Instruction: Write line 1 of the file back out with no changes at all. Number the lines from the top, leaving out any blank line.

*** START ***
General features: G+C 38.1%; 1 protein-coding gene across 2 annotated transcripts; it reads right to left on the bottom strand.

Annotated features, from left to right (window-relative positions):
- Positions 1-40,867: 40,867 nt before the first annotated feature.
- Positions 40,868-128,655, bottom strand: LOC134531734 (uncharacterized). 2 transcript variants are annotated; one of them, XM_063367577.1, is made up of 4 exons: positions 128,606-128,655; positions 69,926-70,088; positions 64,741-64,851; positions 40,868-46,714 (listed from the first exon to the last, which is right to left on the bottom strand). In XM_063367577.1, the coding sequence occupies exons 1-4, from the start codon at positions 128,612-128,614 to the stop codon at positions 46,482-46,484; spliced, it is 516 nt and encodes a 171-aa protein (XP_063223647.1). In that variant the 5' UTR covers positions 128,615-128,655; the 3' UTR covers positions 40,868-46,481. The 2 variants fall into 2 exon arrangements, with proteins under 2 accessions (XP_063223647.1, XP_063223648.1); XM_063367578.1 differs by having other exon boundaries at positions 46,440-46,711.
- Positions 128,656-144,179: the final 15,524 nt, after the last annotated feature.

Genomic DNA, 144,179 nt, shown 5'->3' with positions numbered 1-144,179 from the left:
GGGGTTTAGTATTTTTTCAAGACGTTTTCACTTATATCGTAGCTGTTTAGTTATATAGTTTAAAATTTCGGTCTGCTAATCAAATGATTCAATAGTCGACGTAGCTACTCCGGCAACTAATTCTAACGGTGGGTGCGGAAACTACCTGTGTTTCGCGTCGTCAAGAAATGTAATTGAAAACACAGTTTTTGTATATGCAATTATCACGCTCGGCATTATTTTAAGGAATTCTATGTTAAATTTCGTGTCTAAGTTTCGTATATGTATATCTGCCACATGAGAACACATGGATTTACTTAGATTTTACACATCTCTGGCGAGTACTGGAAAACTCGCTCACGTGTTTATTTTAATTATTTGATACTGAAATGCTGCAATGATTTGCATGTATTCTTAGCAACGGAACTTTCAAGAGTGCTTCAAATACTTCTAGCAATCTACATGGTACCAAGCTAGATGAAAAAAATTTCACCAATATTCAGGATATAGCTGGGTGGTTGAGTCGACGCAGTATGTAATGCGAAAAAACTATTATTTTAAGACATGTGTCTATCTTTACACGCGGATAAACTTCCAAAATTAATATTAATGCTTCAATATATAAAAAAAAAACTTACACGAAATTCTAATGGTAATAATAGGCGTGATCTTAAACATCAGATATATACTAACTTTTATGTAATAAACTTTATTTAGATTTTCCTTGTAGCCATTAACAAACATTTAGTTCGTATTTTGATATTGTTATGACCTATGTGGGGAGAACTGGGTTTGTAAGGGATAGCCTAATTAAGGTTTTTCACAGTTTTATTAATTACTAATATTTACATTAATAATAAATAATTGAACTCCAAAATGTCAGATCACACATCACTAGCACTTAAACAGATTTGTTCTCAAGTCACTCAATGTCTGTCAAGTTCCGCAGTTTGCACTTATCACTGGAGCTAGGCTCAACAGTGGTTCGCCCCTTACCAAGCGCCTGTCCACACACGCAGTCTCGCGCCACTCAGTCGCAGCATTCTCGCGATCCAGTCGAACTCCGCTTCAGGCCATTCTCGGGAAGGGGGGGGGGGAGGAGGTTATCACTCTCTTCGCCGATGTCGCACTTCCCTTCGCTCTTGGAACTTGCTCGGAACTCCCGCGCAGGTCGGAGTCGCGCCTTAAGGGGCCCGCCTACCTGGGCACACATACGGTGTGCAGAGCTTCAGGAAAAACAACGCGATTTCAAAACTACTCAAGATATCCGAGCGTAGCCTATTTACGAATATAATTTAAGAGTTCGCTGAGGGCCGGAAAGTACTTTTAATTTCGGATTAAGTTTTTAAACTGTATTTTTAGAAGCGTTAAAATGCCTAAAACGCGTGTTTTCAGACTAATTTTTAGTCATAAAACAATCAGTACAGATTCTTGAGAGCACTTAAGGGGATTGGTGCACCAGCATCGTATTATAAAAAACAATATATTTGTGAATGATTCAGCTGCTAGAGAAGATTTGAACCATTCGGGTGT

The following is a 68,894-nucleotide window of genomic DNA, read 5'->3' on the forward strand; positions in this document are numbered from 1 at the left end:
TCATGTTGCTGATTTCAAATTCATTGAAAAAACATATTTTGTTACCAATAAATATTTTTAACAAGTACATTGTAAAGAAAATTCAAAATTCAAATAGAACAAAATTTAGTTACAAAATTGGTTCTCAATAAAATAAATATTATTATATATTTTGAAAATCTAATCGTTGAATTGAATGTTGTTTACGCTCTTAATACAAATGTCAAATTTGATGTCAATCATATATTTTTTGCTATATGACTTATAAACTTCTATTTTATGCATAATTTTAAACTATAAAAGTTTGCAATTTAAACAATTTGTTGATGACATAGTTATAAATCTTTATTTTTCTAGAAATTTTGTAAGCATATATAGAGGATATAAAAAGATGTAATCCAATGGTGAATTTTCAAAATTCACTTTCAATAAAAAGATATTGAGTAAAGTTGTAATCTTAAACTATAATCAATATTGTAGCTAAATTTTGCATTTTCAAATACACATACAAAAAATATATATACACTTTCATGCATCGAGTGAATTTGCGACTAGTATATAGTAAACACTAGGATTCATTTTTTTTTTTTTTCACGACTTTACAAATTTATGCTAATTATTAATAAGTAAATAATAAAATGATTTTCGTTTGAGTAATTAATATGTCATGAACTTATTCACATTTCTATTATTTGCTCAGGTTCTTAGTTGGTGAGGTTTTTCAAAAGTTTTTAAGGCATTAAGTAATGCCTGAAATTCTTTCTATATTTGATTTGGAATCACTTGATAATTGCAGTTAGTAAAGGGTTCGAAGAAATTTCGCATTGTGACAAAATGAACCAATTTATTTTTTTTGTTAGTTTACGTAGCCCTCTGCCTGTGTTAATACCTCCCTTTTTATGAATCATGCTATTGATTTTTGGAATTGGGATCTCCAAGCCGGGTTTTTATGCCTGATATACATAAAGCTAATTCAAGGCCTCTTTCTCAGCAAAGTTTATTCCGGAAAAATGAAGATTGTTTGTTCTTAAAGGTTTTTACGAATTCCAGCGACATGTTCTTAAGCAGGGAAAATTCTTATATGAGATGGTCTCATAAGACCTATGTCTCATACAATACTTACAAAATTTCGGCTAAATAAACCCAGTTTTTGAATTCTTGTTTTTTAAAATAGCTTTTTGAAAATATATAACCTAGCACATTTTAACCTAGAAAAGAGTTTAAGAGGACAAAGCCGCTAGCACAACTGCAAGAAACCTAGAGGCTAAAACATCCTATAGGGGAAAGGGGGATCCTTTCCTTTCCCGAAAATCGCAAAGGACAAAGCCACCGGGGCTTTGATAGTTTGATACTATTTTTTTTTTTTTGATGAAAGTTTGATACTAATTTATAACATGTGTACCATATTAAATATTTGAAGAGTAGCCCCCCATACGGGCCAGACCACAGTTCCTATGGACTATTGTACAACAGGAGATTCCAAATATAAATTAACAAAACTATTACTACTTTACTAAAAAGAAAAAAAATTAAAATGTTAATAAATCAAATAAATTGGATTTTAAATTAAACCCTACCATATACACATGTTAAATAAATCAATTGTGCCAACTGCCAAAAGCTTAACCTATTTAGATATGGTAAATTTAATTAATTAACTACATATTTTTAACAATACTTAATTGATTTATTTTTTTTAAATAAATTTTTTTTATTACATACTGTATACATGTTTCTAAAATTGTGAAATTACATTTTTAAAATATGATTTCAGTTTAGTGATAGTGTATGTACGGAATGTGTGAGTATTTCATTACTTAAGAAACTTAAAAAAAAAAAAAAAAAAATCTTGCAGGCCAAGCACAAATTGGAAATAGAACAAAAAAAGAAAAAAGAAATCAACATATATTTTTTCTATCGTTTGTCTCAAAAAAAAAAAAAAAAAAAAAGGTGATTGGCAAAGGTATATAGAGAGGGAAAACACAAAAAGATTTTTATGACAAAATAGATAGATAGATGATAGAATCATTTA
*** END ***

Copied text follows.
General features: G+C 38.1%; 1 protein-coding gene across 2 annotated transcripts; it reads right to left on the bottom strand.